Greetings Daddy Kampers!
So obviously I took a little break. It happens to bloggers, right? I guess we eventually lose steam, or that’s what we tell ourselves. In the beginning of May, we did some traveling and met up with family members we haven’t seen in some time. One of them asked what happened to my blog. She admitted that she enjoyed it and found it moderately insightful. I said, “Really? Because I felt like I was getting scoldy and soap-boxy and quite tired of hearing myself blather.” She disagreed and said she didn’t get that impression at all, and that sharing my parenting experiences were helpful, or at the very least entertaining. Also, it was a great way for distant family members to keep tabs on us so as to feel like we’re still in each others’ lives, even from thousands of miles away and decades long hiatuses.
This experience also helped me to refocus on what Daddy Kamp was supposed to be: A place to share, ask questions, be vulnerable and open, as well as grow and learn. I guess I don’t have to know everything. Thank goodness too, because I don’t know shit. But I am learning, and don’t mind sharing what I’ve learned. Which brings me to Stephen Curry and the Golden State Warriors! (Too soon?)
The Steph Curry Effect and the Just-Shut-Up-Already-You-Stupid-Old-People Phenomenon
Okay, maybe it’s not quite a phenomenon yet. But I’m getting pretty tired of us. You heard that right: us. From old-timers like Charles Barkley and Oscar Robertson to wannabe coaches like myself, Steph Curry is seen as the harbinger of end times, or at least yet another example of the demise of whichever version of the golden age perennially eludes future generations. And I agreed, initially. Because I hang out a lot after school, I often watch or shoot some hoops with interested boys and girls. Nothing too organized or coached, but I try to help out when I can. Mostly, I just keep the ball moving and make sure teams are fairly set up.
As Andrew Cotto mentioned above, Steph Curry and Klay Thompson have changed the look of playground basketball all over the world. It was already difficult to get kids to pass the ball. Well, not only do they skip the passing, but they don’t even bother getting close enough for layups. What, when you could just launch it from wherever you happened to be. Rebounding? Forget it! It was very frustrating to watch. But the kids were having fun, even with the 98% miss rate. And because I wasn’t there in any official capacity, I just decided to exercise my age given right to grumble to myself about damned kids these days.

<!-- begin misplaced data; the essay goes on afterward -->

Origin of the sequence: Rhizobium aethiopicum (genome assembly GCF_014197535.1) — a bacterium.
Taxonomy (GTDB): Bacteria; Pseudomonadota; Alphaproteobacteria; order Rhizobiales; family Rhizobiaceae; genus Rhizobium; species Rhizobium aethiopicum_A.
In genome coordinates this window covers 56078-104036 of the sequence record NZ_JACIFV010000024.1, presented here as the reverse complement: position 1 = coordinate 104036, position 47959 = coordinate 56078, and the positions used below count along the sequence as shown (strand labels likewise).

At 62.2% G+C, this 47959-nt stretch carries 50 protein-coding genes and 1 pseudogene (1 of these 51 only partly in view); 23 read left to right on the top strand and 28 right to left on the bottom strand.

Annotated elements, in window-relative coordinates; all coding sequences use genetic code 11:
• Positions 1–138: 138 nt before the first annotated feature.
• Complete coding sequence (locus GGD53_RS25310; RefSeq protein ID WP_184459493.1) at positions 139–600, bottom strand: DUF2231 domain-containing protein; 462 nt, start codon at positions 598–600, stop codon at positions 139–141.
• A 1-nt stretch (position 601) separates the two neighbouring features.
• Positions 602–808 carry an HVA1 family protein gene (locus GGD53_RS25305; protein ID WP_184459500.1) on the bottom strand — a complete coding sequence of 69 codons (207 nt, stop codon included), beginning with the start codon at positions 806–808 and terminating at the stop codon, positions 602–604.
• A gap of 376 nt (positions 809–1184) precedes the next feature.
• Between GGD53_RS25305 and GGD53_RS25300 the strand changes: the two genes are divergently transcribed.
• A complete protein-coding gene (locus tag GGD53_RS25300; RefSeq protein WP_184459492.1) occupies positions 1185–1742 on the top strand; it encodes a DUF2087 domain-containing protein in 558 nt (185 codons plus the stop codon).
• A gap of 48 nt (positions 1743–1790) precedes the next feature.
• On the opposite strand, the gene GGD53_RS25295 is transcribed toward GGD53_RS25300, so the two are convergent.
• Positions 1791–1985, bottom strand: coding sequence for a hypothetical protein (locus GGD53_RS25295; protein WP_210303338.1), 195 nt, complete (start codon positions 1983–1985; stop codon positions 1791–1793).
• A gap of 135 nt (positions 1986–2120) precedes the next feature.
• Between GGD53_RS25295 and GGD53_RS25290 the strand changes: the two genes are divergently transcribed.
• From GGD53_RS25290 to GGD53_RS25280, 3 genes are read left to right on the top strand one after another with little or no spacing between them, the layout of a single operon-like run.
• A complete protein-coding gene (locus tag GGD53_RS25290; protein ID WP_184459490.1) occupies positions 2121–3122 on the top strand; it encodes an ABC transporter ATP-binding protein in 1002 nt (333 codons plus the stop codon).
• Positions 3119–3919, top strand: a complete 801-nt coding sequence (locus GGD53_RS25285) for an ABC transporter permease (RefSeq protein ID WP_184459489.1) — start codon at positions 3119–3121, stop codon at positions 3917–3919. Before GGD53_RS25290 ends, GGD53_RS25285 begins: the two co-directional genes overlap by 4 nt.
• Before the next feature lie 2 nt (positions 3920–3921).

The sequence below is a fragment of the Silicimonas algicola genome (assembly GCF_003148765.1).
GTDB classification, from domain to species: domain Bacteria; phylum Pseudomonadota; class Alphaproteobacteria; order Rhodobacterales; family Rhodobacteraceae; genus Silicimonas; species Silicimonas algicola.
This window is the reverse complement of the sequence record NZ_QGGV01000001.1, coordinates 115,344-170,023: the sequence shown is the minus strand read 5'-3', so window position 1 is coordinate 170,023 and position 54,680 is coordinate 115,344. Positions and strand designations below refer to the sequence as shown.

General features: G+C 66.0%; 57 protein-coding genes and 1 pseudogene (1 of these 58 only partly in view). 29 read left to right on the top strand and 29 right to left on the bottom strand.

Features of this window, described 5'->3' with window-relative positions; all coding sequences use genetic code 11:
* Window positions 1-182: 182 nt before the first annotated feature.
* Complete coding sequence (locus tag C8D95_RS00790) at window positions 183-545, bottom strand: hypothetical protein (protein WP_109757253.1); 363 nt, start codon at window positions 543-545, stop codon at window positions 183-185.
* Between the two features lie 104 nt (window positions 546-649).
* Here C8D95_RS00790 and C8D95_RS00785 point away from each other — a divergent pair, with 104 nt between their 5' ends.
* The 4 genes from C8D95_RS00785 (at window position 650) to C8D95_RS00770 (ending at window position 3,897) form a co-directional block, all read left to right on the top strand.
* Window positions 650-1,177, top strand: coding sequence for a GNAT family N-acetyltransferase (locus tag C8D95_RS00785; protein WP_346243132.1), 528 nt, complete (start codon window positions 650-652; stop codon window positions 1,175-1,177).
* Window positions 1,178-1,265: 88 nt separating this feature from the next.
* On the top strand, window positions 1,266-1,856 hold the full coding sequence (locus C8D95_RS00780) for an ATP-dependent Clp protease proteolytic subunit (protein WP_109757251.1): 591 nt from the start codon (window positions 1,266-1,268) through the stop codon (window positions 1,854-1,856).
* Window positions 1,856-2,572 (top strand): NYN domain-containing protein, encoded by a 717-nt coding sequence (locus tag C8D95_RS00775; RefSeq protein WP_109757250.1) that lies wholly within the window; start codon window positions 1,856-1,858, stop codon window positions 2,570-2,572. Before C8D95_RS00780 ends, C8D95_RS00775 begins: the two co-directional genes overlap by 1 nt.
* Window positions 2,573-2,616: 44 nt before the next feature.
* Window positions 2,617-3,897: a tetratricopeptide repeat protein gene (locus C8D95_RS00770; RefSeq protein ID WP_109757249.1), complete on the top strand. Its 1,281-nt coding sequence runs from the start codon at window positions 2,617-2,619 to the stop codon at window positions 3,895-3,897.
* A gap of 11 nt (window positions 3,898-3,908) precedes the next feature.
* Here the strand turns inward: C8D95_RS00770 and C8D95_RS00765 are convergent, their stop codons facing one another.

Interestingly, between being forced to interact with other parents and, surprisingly, finding life-long friends – I started to notice something. That miss rate became 96%. Then about 90%. These kids who couldn’t even hit the free throw line from the 3 point line, were now hitting the rim. The miss rate dropped to about 80%. At that point, I started thinking of hit rates. They were making more and more of these 3-pointers. A few weeks later, as I walked up after the last bell of the day, my kid said they hit about 285 three point shots during the day. During every break or recess, every kid with a basketball rushed out to shoot 3s. And somebody kept count. It became a school wide project. A handful of them wanted to continue counting, so we drew a 3 point line around our driveway hoop and they hit even more. I watched it. These kids were making shots. But importantly, they were having fun. No iPads, no pokemon cards, no grade school drama. So what if they weren’t playing basketball? They were playing basketball.
Lesson: Shut up and get out of the way, old folks. The kids will be fine.*
An amazing family just moved out of the area. When our kids started at their elementary school, my oldest son found an instant friend in one of his classmates. Since then, they’ve played baseball, took guitar lessons, traded Pokemon cards, took way too many three point shots, had sleepovers, arranged to be in the same car on field trips, boogie boarded, and even gotten into some trouble together. They also manage to wrap their younger siblings and parents up in their friendship. Thanks for the last five years, Speyers, and keep in touch. Your friends and family in the Bay Area will miss you greatly and will cherish the fond fond memories.
* I have to admit there is one thing I don’t especially appreciate about the NBA, especially after the 2016 Finals. Little T was outside by himself working on his game. At some point, he spun himself off balance, put up an ill advised shot, then proceeded to complain to an imaginary ref about a foul from an imaginary player! Again, he was by himself! He had no idea I was watching him from the garage. Maybe they’re doomed after all. As we all are eventually, I guess.